Since the election, the U.S. stock market has been breaking new highs, encouraged by the prospect of lower taxes and higher growth under President Trump. However I believe investors have not paid sufficient attention to the prospect of a trade war.
To a large extent, the election of Donald Trump is a repudiation of globalization by a large segment of the U.S. electorate. Even though the country as a whole has benefited tremendously from globalization, those benefits have by and large bypassed working-class folks. (For related reading, see: How Globalization Affects Developed Countries.)
Before 2000, for example, Apple made all of its computers in the U.S. and its market cap never rose above $10 billion. Since then Apple has subcontracted all of its production overseas and only keeps design and marketing in U.S. soil. The result? Apple has become the most valuable company in the world with a market cap of over $600 billion even though they only have 66,000 employees in the U.S. At the same time, Apple's contract manufacturer Foxconn directly employs over 1 million workers in China, making it the largest private employer in China. And the supply chain to Foxconn employs another two million people.
While the success of Apple has lifted millions of Chinese workers out of poverty, it has made a relatively small number of Americans, mostly Apple employees and shareholders, very rich. There lies a picture of Americans’ discontent with globalization.
Donald Trump was carried to the finish line on this wave of discontent by promising to withdraw from nearly all trade agreements and slap a 45% tariff on Chinese imports. If he should carry out his campaign promise, here are some examples of things that could happen domestically:
- Apple’s value could evaporate substantially since its manufacturing base is in China, plain and simple. It would take years for it to reconfigure its global supply chain.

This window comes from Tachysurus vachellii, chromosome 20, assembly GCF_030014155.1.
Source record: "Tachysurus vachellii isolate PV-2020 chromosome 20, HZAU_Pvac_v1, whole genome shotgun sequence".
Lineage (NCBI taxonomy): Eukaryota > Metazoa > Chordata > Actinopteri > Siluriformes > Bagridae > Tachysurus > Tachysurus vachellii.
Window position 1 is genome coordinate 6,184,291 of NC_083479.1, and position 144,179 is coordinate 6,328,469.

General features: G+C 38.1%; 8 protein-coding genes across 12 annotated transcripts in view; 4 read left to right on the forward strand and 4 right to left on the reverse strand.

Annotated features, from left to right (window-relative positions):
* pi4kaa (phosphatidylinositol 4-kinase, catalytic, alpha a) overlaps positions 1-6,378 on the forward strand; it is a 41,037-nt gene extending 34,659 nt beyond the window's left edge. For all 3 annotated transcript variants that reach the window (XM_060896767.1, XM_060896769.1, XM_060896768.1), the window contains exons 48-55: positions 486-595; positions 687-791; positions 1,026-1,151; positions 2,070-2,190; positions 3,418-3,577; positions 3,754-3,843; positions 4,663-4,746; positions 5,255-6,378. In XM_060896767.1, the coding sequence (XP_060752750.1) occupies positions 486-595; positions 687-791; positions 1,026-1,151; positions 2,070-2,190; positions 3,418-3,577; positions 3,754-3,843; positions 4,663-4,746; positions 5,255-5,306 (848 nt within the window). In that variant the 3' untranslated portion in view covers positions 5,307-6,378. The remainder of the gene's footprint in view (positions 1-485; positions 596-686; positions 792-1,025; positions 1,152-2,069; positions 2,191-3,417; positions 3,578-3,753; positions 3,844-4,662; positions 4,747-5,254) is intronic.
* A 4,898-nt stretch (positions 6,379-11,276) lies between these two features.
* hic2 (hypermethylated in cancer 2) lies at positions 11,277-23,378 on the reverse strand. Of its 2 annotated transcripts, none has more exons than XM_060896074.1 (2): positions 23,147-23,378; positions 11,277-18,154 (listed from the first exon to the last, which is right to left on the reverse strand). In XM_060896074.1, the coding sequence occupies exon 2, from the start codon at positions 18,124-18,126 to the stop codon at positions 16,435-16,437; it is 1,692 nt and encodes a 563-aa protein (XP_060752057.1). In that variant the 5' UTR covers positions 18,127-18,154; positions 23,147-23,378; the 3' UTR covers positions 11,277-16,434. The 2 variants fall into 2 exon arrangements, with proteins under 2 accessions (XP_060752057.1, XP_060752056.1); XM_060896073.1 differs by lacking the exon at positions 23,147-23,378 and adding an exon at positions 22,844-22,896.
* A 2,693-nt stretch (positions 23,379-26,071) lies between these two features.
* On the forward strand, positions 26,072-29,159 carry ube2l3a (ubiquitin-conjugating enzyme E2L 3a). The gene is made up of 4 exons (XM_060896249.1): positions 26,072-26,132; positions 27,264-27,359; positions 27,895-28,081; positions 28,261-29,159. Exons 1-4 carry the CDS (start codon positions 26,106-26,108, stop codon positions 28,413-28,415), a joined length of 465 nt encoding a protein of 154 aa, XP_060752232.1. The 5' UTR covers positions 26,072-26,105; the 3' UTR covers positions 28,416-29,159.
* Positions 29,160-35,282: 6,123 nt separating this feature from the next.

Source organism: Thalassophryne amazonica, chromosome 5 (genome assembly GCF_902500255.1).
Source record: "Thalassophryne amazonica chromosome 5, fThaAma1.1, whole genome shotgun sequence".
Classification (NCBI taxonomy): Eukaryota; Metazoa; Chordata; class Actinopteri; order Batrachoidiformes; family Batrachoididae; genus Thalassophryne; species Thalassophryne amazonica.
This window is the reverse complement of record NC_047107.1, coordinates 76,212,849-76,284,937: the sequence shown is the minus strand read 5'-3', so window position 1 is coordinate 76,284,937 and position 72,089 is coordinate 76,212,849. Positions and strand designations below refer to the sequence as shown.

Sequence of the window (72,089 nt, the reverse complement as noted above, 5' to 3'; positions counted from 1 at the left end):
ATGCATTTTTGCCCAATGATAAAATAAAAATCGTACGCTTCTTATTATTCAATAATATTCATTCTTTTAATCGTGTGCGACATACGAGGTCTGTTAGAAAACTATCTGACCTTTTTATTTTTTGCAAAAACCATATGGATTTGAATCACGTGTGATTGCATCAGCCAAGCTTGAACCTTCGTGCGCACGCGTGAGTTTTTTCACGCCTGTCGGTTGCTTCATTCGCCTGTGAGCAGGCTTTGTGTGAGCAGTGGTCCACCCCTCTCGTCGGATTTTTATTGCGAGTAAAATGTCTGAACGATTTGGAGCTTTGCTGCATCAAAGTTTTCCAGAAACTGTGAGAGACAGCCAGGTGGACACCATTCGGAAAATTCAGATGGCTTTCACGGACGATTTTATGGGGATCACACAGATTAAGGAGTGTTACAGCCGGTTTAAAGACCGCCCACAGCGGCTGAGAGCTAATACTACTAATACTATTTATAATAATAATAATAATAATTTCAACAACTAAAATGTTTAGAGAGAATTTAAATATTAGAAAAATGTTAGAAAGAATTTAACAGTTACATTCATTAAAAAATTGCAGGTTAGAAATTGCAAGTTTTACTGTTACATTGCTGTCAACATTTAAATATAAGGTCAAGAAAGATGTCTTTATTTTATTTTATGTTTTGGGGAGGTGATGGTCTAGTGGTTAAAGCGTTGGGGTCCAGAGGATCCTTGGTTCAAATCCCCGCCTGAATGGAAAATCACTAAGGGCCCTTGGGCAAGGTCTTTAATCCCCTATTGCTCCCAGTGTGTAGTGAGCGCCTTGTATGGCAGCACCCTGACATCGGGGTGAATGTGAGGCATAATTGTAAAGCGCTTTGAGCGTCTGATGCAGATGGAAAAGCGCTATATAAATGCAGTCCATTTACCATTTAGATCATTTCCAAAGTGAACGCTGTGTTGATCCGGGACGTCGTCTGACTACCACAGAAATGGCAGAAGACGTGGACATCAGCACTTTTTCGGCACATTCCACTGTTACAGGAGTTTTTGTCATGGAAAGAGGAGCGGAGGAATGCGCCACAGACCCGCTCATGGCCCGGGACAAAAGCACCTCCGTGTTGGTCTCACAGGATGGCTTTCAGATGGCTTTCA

- Walmart would have to raise prices since most of its merchandise is imported from China.
- Inflation would be higher.
There is also a good chance that China would retaliate against any protectionist policies towards global trade made by President Trump:
- Cancelling all Boeing orders – China being Boeing’s biggest international market, it will hurt Boeing badly.
- Slapping a 45% tariff on U.S. imports – GM sells as many cars in China as in the U.S., so does Apple with its iPhones. Apple truly gets a double whammy here since their products are manufactured in bonded free-trade zones in China. When they sell in China, they are considered imports.
- Divesting U.S. treasuries, causing higher borrowing costs for everybody in the U.S.
Now there are people who argue that campaign rhetoric is just rhetoric to be forgotten, like “Lock her up!” It was never meant to be carried out. But trade is different, Trump has been very consistent with trade. With his appointment of Peter Navarro, author of “Death by China,” to head the future White House National Trade Council, Trump has shown that he meant what he said. (For related reading, see: Why Hedge Funds Do Not Belong in Your Portfolio.)
We are talking about a trade war between the largest and the second largest economies of the world with disastrous global consequences. As a point of reference, some historians argue that the Great Depression was triggered by a trade war between continental Europe and the United States. That’s how serious it is.
Should it come to pass, I know how to there are ways to deal with it. But I think it's important to understand what could happen, so investors aren't caught by surprise. (For more from this author, see: Know the Risks of Your Employee Stock Purchase Plan.)